The diagnosis is made by patient history and physical examination to rule out physical causes. The individual may be referred to a mental health specialist for further evaluation and treatment, which may involve talk therapy to learn new ways to manage stress, medications, and lifestyle adjustments.
Top Symptoms: fatigue, trouble sleeping, general anxiety (stress), irritability, nausea
Symptoms that always occur with generalized anxiety disorder (gad): general anxiety (stress)
Urgency: Primary care doctor
Panic or anxiety attack(s)
Panic or anxiety attacks are sudden feelings of intense fear or stress without true danger. Symptoms usually peak and then decrease within minutes. One may feel as if they are losing control or have physical symptoms like sweating or a racing heart. A panic attack can be a very scary experience and should be taken seriously.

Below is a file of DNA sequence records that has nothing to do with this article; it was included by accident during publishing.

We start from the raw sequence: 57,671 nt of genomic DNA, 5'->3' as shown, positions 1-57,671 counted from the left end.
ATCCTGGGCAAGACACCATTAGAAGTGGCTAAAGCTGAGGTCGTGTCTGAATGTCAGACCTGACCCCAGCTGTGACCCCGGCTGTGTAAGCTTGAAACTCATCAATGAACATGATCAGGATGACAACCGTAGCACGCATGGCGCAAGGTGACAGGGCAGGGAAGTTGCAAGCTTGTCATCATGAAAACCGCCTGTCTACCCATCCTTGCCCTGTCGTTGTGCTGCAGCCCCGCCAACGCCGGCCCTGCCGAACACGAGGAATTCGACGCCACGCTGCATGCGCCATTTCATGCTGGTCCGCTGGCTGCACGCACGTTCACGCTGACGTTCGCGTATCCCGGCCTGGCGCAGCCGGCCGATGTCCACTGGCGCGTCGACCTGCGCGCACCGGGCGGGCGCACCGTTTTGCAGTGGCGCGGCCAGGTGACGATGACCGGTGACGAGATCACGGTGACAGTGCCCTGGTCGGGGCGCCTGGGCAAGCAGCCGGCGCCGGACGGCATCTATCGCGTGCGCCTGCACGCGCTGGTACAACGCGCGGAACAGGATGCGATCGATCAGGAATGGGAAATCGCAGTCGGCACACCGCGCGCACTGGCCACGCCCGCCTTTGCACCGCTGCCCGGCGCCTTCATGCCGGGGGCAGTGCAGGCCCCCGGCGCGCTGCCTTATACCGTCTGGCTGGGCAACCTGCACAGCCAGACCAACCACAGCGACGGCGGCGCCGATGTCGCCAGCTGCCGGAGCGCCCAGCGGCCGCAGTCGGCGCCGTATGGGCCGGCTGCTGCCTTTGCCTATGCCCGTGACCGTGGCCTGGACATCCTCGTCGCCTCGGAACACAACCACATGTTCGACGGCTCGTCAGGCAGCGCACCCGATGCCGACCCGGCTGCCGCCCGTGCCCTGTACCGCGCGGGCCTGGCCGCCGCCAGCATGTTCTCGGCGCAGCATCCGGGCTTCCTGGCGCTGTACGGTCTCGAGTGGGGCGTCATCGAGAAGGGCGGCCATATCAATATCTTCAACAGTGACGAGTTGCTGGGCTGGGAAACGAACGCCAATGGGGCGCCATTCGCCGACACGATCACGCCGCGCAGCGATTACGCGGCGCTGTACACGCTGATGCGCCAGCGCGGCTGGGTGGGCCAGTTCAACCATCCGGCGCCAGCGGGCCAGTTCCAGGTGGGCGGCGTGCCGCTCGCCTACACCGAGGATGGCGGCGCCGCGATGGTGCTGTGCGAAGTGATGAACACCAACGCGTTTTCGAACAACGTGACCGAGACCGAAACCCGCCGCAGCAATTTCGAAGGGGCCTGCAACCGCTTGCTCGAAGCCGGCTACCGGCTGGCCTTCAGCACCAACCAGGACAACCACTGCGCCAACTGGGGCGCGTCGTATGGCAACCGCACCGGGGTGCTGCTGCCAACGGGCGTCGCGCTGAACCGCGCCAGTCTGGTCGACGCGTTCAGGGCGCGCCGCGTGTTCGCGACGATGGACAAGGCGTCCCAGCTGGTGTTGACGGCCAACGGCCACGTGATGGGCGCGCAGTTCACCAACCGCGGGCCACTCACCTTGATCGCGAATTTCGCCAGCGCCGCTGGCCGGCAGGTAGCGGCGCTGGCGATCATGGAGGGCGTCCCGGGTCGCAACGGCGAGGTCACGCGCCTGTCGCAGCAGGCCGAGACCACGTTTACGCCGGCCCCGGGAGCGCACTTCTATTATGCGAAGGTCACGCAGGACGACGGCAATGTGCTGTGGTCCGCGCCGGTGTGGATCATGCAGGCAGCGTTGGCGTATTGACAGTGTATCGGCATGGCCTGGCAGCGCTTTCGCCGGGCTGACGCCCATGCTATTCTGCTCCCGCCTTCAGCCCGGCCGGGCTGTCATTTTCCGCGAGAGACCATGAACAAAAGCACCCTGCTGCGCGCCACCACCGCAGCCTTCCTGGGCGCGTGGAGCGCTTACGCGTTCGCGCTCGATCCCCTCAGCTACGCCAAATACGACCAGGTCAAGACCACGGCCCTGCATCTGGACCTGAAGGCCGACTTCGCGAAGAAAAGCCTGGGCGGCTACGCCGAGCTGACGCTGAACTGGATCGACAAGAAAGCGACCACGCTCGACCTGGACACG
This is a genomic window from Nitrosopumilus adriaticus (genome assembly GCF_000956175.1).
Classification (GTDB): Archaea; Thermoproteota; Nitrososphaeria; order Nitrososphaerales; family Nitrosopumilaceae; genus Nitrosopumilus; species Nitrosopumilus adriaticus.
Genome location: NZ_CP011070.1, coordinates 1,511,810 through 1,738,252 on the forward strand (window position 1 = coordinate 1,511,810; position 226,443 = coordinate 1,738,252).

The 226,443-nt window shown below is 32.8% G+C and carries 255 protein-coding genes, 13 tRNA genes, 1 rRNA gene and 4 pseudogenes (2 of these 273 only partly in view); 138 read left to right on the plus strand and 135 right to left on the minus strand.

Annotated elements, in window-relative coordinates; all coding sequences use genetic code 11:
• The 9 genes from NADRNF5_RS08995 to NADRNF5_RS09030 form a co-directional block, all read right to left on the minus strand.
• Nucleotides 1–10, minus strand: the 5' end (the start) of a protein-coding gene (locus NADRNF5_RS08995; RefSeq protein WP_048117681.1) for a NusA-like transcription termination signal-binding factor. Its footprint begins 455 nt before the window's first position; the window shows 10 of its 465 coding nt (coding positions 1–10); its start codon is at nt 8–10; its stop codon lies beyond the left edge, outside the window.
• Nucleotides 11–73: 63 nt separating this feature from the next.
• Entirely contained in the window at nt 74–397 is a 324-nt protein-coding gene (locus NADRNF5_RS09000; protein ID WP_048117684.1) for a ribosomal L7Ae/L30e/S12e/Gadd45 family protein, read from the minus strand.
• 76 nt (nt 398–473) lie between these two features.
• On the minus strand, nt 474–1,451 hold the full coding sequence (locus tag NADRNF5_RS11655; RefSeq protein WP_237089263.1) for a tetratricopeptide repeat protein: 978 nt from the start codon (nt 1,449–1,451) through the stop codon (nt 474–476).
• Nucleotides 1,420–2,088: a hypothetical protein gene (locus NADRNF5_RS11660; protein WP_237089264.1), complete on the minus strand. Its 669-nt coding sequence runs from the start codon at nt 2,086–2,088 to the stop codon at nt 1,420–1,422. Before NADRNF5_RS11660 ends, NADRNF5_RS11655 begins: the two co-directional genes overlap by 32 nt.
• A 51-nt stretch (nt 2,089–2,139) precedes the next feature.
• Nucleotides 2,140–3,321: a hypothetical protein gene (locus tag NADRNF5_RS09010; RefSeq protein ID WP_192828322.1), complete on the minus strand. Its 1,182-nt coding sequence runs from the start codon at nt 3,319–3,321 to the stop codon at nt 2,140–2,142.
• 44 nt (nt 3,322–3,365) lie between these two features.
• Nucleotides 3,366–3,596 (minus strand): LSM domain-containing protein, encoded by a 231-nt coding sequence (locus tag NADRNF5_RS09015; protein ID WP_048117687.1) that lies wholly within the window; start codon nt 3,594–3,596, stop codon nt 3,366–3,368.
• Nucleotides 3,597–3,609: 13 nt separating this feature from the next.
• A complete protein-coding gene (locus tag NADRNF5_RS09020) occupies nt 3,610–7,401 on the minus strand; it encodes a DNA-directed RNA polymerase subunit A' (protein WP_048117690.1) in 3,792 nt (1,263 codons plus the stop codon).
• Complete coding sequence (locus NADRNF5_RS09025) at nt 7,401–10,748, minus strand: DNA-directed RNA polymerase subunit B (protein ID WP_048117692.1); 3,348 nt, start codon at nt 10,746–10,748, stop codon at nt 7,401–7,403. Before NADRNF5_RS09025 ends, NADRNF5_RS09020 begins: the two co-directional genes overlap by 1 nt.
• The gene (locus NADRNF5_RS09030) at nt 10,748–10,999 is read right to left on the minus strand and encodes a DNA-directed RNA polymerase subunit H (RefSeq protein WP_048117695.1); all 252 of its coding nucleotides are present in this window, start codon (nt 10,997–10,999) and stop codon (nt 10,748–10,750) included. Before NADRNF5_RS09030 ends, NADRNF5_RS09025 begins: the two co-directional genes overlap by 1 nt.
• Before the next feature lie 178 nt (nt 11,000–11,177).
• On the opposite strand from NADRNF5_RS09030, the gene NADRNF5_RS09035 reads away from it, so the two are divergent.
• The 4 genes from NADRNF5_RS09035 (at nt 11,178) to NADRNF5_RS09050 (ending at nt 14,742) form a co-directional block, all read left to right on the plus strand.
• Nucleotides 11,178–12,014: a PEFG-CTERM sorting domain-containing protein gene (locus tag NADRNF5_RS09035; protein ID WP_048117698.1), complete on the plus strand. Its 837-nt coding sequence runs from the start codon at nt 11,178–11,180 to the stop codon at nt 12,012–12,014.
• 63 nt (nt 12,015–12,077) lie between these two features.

Symptoms that always occur with panic or anxiety attack(s): anxiety or anxiety/panic attacks
Urgency: Primary care doctor
Specific phobia disorder
There are many specific phobias. Acrophobia is a fear of heights. Agoraphobia is a fear of public places, and claustrophobia is a fear of closed-in places. If you become anxious and extremely self-conscious in everyday social situations, you could have a social phobia. Other common phobias involve tunnels, highway driving, water, flying, animals and blood.
Top Symptoms: anxiety, anxiety from a specific situation, fear of heights, fear of blood or injections, fear of enclosed spaces